A week ago, I posed what I called a “delightful” Jane Austen quiz to usher in the summer solstice. Today I return to give brief answers to all 9 of the quiz clues. In a series of followup posts in the coming weeks, I’ll unpack different aspects of each of those 9 summary answers at much greater length:
CLUE #1: There is a 2-sentence passage in Henry Austen’s (pretty short) 1818 Biographical Notice of JA… http://www.austen.com/persuade/preface.htm …which is the common thread that unites ALL EIGHT of the following seemingly unconnected passages written by Jane Austen over a period of 21 years. Can you locate the passage in the Biographical Notice, and then explain the concealed connection to each of the eight passages?
ANSWER #1: That 2-sentence passage is: “At a very early age she was enamoured of Gilpin on the Picturesque; and she seldom changed her opinions either on books or men”. It turns out that in P&P in particular, there is a broad, deep, and multifaceted allusion to Gilpin’s writings about the picturesque, which permeates many chapters of the novel, and therefore is far too large a topic to do more than introduce in this post, via my answers to the next 8 clues, presented via a chronology of JA’s writings.
CLUE #2: There is passage in JA’s writings which has long been universally acknowledged to be part of that same concealed connection:
1793: “Henry VIII: in The History of England: “…a slight sketch of the principal Events which marked his reign. Among these may be ranked Cardinal Wolsey's telling the father Abbott of Leicester Abbey that "he was come to lay his bones among them"…Nothing can be said in his vindication, but that his abolishing Religious Houses & leaving them to the ruinous depredations of time has been of infinite use to the landscape of England in general, which probably was a principal motive for his doing it…”
ANSWER #2: At age 16, therefore more than two decades before Jane Austen published P&P, she precociously wrote the above well-recognized, sophisticated parody of the following dry wit of Gilpin about Henry VIII:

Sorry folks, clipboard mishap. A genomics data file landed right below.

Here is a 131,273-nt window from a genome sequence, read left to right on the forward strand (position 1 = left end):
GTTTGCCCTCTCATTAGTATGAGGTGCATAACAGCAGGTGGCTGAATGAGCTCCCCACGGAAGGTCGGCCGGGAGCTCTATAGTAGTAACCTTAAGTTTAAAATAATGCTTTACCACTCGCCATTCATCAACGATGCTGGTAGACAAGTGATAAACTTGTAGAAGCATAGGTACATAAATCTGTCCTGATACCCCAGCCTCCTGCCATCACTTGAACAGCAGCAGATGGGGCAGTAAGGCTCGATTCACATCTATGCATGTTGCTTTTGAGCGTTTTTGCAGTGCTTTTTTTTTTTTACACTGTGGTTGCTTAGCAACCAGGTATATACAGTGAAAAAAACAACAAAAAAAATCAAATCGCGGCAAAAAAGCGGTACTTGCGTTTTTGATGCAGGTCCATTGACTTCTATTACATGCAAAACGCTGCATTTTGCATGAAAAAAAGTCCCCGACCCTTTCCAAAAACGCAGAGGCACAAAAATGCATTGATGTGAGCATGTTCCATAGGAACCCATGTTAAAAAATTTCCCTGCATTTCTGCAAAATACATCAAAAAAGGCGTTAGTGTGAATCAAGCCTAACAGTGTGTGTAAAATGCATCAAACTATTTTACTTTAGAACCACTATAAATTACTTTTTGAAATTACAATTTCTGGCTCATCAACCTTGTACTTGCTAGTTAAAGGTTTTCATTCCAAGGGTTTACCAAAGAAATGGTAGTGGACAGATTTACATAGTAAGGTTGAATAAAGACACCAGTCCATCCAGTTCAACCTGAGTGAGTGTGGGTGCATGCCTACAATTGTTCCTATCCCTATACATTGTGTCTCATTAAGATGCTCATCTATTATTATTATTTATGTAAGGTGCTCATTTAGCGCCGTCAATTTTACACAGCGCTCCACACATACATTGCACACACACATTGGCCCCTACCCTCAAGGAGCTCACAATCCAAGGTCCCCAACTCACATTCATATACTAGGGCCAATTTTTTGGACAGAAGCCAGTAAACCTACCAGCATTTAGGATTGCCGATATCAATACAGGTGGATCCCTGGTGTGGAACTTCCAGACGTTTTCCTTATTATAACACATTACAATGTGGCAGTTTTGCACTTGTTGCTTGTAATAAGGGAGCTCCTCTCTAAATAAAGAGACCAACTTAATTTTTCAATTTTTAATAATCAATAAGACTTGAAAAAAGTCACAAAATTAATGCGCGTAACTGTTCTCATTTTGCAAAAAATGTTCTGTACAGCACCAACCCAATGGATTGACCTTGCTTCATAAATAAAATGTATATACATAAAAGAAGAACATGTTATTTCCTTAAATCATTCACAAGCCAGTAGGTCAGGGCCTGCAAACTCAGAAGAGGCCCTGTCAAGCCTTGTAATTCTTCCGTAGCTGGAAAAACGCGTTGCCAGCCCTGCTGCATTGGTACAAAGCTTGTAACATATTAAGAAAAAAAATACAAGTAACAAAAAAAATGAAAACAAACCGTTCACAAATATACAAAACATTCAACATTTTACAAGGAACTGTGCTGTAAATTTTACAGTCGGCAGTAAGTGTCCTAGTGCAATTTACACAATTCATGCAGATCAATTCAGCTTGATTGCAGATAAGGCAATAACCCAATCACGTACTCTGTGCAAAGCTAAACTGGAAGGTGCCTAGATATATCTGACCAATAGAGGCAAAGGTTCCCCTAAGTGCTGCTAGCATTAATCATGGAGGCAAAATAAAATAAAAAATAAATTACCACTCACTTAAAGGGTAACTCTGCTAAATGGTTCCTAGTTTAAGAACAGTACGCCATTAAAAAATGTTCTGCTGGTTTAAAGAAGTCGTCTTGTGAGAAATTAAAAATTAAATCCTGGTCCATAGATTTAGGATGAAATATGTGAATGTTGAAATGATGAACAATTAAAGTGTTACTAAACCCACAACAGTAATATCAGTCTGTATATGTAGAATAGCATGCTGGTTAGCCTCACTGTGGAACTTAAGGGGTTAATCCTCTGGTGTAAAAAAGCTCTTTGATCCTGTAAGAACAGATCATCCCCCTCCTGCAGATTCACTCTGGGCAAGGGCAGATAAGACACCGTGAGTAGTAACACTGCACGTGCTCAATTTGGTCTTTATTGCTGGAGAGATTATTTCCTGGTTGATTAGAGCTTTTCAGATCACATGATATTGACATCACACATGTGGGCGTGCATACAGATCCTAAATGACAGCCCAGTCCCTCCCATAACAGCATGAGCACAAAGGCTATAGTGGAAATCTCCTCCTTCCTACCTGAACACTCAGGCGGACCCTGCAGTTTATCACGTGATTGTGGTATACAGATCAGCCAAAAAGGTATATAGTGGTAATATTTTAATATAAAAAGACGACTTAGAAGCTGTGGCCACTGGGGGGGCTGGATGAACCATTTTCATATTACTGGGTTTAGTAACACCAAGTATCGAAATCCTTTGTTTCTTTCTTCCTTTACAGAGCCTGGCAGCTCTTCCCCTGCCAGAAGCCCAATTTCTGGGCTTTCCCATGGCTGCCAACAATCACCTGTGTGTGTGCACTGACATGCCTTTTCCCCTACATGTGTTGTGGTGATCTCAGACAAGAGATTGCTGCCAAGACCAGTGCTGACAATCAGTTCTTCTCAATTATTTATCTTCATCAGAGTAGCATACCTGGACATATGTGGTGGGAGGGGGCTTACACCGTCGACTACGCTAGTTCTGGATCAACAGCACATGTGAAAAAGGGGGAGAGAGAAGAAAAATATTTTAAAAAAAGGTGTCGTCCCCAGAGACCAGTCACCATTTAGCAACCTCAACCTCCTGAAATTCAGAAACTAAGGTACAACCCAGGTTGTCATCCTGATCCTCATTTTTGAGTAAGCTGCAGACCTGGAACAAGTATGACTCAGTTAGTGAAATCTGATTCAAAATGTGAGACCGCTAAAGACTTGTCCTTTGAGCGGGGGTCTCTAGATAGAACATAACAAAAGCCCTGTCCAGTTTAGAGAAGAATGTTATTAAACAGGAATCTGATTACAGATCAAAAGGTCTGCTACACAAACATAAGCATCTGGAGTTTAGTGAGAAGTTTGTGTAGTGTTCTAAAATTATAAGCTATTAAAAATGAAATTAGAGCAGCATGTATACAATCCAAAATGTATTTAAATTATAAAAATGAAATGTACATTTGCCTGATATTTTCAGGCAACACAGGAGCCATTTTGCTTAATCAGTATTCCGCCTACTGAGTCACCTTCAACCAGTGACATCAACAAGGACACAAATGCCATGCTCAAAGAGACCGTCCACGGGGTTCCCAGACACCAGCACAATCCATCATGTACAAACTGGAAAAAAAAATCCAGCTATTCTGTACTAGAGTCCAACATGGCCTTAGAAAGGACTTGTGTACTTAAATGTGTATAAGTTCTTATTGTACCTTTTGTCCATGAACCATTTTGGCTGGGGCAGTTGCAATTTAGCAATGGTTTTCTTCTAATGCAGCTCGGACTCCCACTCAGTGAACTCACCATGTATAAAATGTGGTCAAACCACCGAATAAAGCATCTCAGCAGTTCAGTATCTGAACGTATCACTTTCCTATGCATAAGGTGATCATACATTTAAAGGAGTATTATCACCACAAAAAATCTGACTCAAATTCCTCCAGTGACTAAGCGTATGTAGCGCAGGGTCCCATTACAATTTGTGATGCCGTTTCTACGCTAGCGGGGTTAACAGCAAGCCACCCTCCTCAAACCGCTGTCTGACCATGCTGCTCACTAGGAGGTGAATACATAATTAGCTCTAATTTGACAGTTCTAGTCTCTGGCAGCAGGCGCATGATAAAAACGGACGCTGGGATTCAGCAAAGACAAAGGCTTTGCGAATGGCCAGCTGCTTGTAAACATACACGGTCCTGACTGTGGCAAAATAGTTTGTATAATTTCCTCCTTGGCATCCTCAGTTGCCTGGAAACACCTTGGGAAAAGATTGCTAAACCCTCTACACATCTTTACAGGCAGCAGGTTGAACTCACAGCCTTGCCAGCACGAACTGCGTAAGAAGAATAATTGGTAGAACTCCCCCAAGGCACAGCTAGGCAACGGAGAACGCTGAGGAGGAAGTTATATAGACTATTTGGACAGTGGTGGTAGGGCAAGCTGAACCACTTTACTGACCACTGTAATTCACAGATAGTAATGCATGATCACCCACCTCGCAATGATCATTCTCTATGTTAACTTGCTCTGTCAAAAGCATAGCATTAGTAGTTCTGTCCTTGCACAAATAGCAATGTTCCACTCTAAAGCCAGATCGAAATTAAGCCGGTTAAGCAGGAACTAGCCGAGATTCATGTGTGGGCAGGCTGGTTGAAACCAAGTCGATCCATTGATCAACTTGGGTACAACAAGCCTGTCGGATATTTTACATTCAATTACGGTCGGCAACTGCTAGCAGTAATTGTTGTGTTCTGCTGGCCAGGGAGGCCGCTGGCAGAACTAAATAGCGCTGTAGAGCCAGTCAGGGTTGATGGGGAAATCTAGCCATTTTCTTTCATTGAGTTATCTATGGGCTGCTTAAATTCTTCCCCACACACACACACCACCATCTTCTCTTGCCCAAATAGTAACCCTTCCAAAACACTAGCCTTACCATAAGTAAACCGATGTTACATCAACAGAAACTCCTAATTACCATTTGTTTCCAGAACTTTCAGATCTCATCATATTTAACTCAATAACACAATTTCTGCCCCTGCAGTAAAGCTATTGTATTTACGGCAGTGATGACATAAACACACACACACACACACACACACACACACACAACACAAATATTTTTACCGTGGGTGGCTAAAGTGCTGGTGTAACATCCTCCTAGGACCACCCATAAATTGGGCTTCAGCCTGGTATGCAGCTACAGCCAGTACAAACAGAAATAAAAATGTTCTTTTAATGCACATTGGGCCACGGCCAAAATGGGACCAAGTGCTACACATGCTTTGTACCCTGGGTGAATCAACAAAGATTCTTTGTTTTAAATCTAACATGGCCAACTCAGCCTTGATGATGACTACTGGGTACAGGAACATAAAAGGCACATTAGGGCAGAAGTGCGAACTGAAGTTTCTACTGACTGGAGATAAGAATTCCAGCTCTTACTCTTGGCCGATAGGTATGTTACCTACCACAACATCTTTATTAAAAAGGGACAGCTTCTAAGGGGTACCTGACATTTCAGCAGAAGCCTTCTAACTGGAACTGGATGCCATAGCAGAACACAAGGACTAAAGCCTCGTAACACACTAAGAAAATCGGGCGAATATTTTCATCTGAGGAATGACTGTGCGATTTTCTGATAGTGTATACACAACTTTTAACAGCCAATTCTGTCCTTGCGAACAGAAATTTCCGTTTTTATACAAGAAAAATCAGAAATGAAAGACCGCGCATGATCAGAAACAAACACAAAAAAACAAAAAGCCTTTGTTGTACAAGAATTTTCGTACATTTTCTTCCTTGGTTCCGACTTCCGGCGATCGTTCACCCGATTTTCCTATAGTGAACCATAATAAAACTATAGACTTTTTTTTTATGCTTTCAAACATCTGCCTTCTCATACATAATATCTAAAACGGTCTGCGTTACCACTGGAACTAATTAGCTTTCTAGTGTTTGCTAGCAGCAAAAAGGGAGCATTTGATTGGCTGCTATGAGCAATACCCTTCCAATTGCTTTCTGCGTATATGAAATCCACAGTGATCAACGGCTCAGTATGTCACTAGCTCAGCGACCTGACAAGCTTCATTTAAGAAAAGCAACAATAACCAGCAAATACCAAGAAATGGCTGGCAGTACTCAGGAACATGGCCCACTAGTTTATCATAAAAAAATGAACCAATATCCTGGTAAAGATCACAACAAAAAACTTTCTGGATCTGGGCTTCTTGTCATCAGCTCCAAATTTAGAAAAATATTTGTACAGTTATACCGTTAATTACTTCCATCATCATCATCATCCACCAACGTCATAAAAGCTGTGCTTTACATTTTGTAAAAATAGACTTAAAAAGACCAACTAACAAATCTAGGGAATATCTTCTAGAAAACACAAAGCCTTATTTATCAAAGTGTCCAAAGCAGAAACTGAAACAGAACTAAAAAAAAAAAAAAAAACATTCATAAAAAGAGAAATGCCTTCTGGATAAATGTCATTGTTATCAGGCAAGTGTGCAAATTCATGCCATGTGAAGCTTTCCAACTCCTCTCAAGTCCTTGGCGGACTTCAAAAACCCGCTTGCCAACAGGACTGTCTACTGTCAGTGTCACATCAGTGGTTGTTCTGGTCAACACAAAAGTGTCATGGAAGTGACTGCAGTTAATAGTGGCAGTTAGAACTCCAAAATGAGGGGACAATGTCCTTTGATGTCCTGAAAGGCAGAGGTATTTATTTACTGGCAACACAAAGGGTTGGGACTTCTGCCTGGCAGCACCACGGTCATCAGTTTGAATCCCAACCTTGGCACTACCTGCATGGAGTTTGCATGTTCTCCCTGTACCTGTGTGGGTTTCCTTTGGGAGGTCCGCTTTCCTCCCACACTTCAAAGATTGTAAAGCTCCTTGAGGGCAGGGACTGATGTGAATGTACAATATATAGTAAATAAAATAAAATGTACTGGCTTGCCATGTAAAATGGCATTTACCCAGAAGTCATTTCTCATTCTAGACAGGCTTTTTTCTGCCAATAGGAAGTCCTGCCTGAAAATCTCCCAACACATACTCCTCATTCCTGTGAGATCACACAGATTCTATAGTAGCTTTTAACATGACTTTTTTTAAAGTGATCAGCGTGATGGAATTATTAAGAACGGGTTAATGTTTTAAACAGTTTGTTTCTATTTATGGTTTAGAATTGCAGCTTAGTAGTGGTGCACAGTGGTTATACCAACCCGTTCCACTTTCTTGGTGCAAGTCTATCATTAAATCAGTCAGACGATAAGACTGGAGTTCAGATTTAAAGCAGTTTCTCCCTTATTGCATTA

“What share of picturesque genius Cromwell might have, I know not. Certain however it is, that no man, since Henry the eighth, has contributed more to adorn this country with picturesque ruins. The difference between these two masters lay chiefly in the style of ruins, in which they composed. Henry adorned his landscapes with the ruins of abbeys; Cromwell, with those of castles. I have seen many pieces by this master, executed in a very grand style; but seldom a finer monument of his masterly hand than this.”
Plus, as Peter Sabor points out in “JA’s The History of England and 1066 And All That” (2015): “In her sketch of the dying Cardinal Wolsey, Austen quotes his words to the Abbot of Leicester Abbey ‘that “he was come to lay his bones among them” ‘. The line is taken from Goldsmith’s history, which in turn is indebted to a report of Wolsey’s words in Henry VIII: “O father abbot, An old man, broken with the storms of state, Is come to LAY HIS weary BONES AMONG ye.”
Most of all, all of the above in this Answer #2 fits perfectly with my post a month ago…. http://tinyurl.com/zkzutoo …about Shakespeare’s Henry VIII as a very significant allusive source for P&P, with Darcy (shockingly) as Henry!
CLUE #3: 1811: S&S Chapter 18: "I am convinced," said Edward, "that you really feel all the delight in a fine PROSPECT which you profess to feel. But, in return, your sister must allow me to feel no more than I profess…I do not like crooked, twisted, BLASTED trees. I admire them much more if they are tall, straight, and flourishing. I do not like RUINED, tattered cottages….”
ANSWER #3: It is also well recognized that Edward Ferrars’s above comments are a satire of Gilpin’s picturesque rules, but they’ve never before been connected to all the other Clues in this post.
CLUE #4: 1813 P&P Chapter 11: “…My feelings are not puffed about with every attempt to move them. My temper would perhaps be called resentful. My good opinion once lost, is lost forever."
ANSWER #4: It seems to me that Henry Austen, in his apparently complimentary comment about the steadfastness of JA’s devotion to Gilpin (“she seldom changed her opinions either on books or men”), was himself doing a very sly parody of that famous last sentence spoken by Darcy, as to which Elizabeth Bennet rightly responds that she cannot laugh at such a dreadful steadfastness of resentfulness!
CLUE #5: 1813 P&P Chapter 29: Elizabeth found herself quite equal to THE SCENE, and could OBSERVE the THREE LADIES before her COMPOSDELY…"…It is wonderful how many families I have been the means of supplying in that way. I am always glad to get a young person well placed out. Four nieces of Mrs. Jenkinson are MOST DELIGHTFULLY SITUATED through my means…”
ANSWER #5: In both Elizabeth’s thoughts about the group in the Rosings parlour, and also in Lady Catherine’s quoted comments about her local philanthropy, we see JA playing with the terminology of the picturesque, but applied to human beings as objects in a domestic scene.